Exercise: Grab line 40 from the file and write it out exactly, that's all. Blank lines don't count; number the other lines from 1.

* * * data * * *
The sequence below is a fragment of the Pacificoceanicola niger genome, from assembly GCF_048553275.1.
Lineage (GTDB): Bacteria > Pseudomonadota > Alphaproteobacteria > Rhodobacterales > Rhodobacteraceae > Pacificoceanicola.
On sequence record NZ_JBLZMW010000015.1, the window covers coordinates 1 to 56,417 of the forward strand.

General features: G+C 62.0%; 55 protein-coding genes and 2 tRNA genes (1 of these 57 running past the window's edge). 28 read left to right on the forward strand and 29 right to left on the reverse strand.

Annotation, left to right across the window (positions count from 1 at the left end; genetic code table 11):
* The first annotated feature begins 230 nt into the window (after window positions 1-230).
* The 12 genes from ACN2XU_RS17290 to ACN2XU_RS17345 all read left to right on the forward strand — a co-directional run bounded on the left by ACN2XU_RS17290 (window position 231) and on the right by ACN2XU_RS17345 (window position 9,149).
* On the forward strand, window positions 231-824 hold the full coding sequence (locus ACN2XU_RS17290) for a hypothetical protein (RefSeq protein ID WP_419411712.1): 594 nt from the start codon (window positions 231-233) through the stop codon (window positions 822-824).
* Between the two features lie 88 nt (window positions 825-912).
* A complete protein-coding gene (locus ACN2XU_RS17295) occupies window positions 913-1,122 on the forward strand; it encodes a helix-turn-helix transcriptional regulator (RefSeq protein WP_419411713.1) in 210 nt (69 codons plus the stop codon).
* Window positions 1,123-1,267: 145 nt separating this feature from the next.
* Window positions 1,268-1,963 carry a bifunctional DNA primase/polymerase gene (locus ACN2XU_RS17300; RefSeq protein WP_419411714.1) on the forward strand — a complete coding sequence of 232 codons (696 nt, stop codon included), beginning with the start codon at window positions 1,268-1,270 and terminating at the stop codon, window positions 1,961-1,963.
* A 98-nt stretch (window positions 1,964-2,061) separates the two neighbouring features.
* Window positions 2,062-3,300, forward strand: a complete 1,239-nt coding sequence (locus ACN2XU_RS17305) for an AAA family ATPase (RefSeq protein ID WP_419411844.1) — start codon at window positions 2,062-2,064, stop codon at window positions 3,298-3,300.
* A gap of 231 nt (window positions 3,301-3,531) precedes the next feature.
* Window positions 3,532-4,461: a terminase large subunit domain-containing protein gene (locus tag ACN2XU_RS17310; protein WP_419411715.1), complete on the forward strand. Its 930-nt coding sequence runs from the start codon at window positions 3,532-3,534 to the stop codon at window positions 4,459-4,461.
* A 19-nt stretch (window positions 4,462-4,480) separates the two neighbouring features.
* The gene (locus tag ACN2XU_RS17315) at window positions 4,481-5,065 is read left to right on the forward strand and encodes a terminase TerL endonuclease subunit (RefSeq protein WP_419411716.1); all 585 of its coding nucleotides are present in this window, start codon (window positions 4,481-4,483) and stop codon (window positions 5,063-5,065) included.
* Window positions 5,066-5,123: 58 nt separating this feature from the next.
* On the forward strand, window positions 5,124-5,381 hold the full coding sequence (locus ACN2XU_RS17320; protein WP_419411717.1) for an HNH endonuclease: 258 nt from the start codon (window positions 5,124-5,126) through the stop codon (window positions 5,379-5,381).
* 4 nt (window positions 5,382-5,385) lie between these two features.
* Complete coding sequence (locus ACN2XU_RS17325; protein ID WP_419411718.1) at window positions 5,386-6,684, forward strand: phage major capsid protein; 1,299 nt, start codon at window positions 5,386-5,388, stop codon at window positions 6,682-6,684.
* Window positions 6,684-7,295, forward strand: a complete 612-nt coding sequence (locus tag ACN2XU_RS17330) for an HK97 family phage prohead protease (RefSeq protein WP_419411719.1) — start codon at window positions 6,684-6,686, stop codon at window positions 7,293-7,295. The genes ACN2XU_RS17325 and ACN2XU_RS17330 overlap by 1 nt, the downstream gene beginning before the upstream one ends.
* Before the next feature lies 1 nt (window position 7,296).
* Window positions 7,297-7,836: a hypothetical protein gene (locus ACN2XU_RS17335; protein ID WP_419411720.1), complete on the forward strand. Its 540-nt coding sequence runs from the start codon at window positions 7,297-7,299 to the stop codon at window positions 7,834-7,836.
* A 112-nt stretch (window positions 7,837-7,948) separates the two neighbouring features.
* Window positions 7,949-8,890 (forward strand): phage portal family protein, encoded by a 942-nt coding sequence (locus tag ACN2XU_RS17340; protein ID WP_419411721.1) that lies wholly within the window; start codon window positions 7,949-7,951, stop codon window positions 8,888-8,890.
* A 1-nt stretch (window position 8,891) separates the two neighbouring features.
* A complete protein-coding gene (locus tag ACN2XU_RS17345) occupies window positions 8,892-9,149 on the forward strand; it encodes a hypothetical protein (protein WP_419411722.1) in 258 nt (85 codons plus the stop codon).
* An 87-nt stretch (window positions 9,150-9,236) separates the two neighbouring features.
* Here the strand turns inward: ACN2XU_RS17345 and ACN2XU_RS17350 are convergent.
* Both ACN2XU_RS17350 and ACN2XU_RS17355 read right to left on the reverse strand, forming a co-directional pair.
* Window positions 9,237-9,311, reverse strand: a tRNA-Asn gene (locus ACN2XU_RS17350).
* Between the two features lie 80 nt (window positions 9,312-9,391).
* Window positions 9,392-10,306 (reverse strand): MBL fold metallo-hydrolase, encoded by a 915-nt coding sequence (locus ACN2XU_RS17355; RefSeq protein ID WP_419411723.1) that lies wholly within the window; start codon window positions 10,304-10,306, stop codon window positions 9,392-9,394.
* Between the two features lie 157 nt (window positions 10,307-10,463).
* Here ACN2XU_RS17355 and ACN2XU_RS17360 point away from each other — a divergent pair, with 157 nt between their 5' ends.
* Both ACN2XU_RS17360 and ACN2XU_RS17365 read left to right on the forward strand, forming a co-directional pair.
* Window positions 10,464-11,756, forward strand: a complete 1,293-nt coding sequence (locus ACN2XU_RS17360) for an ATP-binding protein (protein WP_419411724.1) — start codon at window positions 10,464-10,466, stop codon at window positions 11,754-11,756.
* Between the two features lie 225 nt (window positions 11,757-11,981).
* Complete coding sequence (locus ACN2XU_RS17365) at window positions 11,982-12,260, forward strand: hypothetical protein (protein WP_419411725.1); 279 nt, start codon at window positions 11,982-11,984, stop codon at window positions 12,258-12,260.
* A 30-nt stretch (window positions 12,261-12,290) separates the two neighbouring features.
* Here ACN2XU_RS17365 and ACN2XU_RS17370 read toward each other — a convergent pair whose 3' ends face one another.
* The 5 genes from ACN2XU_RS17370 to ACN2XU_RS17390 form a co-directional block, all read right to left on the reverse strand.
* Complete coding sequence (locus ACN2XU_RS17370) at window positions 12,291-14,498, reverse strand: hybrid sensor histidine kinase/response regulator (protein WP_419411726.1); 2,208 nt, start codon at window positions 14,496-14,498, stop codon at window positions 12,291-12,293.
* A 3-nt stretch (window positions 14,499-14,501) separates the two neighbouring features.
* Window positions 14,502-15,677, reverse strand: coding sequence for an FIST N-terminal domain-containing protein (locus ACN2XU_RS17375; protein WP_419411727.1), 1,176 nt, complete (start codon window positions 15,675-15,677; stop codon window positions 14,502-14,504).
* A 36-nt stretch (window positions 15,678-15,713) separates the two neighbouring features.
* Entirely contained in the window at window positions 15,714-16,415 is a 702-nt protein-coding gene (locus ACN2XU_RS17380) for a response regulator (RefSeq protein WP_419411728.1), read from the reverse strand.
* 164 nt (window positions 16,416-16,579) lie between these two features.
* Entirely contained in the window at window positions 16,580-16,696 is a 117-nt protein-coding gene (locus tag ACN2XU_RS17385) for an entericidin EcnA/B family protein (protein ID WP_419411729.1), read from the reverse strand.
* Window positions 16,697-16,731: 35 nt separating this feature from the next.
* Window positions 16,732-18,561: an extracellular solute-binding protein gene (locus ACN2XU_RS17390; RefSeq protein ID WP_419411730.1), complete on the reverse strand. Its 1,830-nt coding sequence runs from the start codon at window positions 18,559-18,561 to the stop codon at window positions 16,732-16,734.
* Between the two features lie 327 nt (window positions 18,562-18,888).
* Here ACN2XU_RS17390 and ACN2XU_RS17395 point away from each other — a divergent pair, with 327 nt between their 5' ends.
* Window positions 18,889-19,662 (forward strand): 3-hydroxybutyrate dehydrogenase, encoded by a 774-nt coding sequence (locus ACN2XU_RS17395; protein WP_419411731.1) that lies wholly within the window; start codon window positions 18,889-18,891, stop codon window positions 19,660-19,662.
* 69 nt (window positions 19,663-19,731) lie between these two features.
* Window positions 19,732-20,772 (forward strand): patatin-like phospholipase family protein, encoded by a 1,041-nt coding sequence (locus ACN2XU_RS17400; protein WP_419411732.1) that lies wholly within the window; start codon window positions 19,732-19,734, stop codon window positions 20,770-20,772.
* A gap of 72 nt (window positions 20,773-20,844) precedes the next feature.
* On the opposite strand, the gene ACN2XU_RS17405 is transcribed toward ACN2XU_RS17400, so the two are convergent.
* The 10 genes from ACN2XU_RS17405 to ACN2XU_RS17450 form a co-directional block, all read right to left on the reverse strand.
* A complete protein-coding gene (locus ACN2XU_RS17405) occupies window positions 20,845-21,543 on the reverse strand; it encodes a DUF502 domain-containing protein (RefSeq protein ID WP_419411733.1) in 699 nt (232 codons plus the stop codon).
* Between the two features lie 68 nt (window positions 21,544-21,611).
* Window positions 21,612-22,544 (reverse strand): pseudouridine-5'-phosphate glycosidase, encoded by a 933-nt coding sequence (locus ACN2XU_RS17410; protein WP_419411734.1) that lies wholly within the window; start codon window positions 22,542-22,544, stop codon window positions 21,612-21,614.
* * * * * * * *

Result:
* Between the two features lie 225 nt (window positions 11,757-11,981).